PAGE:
Who says you can’t move mountains? Well, hills at least.
There once was a hill on a piece of land along the Arizona-Mexico border in Nogales.
The cost of leveling that hill for commercial development was prohibitive to the landowner.
On the adjacent land, there were many holes, ditches and gullies that prevented that landowner — the federal government — from being able to expand the port of entry between the two countries.
When officials from the Greater Nogales-Santa Cruz County Port Authority brought the situation to the attention of hill’s owner, Dave Parker, the fourth-generation Arizona cattle rancher didn’t hesitate to donate his hill for the cause.
“They cut down my mountain and used the dirt to expand the port, and I didn’t charge them because they leveled the ground on my land,” Parker said. “It gave me an opportunity to give back to the community, and I got my flat land.”
Parker said he was waiting for the economy in Nogales to come back to life before spending the money to grade the land, to attract warehouse or distribution investors. He purchased the land 30 years ago as an investment.
“I figured it would be worth something someday,” he said.
That day has arrived in Nogales, where there are no vacancies in warehouses.
The anticipation of the fall opening of the expanded Mariposa Port of Entry is fueling hope of revitalizing Nogales with more trade rolling through from Mexico and more people going to work in distribution and logistics jobs.
The connection between the federal government and the rancher is one example of how the Greater Nogales-Santa Cruz County Port Authority works as advocates for the region, said Terry Shannon Jr., a founder of the port authority.
As Arizona oldest port authority, the Santa Cruz group — founded in 2004 — has become a mentor to other counties that are setting up similar groups to coordinate efforts and capitalize on the growing trade activity through Arizona’s ports of entry.
Port Director Guadalupe Ramirez said the Santa Cruz port authority was a critical advocate for getting the Mariposa Port of Entry expanded and then getting the federal government to increase staffing of officers in Nogales.
Earlier this year, officials announced that the Nogales ports would get an additional 120 officers to staff the entry lanes.
“That momentum started in this community,” Ramirez said.
Across the city, construction of massive warehouses is underway.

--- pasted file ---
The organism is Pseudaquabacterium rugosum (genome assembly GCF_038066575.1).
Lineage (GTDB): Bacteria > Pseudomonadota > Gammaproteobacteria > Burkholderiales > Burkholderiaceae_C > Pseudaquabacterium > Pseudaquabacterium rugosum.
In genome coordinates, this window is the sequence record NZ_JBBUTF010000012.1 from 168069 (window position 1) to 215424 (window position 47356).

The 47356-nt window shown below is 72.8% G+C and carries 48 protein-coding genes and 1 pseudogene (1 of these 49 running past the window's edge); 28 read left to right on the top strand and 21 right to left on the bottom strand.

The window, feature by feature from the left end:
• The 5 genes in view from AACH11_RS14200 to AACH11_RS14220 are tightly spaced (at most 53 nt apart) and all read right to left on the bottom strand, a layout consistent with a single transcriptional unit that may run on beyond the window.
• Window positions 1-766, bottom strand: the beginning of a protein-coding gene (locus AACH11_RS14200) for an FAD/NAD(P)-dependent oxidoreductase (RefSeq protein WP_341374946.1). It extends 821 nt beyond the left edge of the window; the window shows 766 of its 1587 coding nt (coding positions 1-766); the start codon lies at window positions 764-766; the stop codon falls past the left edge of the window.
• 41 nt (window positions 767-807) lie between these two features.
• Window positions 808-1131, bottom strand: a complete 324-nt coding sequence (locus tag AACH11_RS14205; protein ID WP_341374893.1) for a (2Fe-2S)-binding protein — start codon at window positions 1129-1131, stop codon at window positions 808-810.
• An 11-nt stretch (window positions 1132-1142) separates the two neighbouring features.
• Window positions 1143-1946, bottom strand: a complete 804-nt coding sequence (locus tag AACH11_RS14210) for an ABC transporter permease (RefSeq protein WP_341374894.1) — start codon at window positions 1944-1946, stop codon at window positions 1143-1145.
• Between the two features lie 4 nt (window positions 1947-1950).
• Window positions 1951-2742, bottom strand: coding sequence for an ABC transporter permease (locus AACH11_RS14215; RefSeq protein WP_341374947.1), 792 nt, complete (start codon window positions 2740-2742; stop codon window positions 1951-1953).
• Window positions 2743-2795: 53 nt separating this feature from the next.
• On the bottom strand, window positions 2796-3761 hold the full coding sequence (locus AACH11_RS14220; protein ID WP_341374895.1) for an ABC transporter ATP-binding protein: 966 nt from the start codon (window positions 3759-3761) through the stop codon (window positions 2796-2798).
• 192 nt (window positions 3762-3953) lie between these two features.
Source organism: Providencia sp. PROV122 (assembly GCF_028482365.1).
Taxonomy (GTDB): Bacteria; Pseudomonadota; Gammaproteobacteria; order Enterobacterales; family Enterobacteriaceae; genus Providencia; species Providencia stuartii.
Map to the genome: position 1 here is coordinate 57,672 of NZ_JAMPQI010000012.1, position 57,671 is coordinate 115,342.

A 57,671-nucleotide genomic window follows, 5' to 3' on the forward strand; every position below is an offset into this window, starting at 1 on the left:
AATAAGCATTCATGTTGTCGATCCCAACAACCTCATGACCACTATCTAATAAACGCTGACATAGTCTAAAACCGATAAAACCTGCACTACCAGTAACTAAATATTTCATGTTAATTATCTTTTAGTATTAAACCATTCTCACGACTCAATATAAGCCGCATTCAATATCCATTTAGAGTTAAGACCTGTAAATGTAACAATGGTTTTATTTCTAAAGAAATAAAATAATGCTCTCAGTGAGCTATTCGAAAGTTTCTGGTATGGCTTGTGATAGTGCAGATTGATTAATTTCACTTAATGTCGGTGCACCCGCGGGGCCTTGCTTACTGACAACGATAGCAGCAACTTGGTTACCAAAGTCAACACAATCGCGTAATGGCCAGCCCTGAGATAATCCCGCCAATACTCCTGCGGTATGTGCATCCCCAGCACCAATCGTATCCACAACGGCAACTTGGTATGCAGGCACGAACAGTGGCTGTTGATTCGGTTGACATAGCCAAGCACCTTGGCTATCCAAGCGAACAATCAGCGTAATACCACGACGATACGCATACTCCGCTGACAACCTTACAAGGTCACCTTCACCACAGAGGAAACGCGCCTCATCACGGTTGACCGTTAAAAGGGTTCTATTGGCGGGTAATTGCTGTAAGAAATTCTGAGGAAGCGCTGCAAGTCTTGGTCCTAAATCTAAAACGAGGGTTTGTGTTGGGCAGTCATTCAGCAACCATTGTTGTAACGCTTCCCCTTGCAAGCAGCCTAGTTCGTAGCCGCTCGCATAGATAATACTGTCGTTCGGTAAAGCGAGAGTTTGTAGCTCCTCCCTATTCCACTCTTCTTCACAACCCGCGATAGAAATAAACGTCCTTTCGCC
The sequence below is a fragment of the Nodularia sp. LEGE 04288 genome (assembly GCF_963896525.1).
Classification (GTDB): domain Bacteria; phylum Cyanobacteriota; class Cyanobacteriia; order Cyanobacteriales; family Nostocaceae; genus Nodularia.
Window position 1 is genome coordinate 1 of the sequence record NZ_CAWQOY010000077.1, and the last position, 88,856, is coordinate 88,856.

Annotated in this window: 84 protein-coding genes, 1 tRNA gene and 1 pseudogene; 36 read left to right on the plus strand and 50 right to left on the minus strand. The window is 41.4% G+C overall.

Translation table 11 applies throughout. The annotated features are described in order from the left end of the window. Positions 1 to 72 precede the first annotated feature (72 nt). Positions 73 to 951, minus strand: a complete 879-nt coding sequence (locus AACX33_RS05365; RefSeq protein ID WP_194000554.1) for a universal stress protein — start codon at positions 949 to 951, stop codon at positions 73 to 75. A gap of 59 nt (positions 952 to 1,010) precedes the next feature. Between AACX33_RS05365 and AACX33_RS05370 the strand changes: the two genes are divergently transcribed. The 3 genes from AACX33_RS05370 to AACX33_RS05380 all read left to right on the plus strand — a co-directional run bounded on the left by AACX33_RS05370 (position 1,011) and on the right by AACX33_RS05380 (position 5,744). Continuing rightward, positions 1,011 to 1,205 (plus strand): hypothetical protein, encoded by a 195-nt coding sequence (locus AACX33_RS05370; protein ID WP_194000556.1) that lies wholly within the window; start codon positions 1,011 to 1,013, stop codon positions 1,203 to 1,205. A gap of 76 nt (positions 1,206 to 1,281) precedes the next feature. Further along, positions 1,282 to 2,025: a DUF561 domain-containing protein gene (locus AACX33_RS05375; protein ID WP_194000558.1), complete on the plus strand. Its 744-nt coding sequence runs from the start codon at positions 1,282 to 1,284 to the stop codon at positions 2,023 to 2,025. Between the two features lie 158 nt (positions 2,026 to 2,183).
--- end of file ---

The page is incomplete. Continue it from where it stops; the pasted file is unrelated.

From refrigerated storage for produce to distribution centers for electronics and airplane parts, investors are setting up shop on razed hilltops.
Since 2010, the value of trade goods through the Mariposa Port of Entry has grown from about $25 billion to nearly $35 billion, said Bruce Bracker, chairman of the port authority.
“The growth in the dollar value of trade can be attributed to continued growth in high-value goods crossing the border in various sectors, such as automotive, mining and aerospace industries,” said Hector Suarez, incoming President of the Nogales Customs Brokers Association.
The Mariposa port is currently processing more than 311,000 commercial trucks a year, figures from U.S. Customs and Border Protection show.
And it’s operating as one of the fastest ports on the southern border with commercial wait times at under an hour.
The third- and fourth-generation trade experts in Santa Cruz County say they are encouraged to see the rest of Arizona focusing on the importance of trade with Mexico.
“We in the economic development community in Santa Cruz County, Arizona, support the state’s engagement in this process,” said Nils Urman, of the Nogales Community Development and a board member of the port authority.
“We are encouraged (the state) recognizes the importance of U.S.-Mexico trade in border communities. The state’s engagement is important, just as it is at the national levels in the state of Sonora, U.S. and the international trade community.”
The grand opening of the Mariposa Port of Entry is scheduled for October.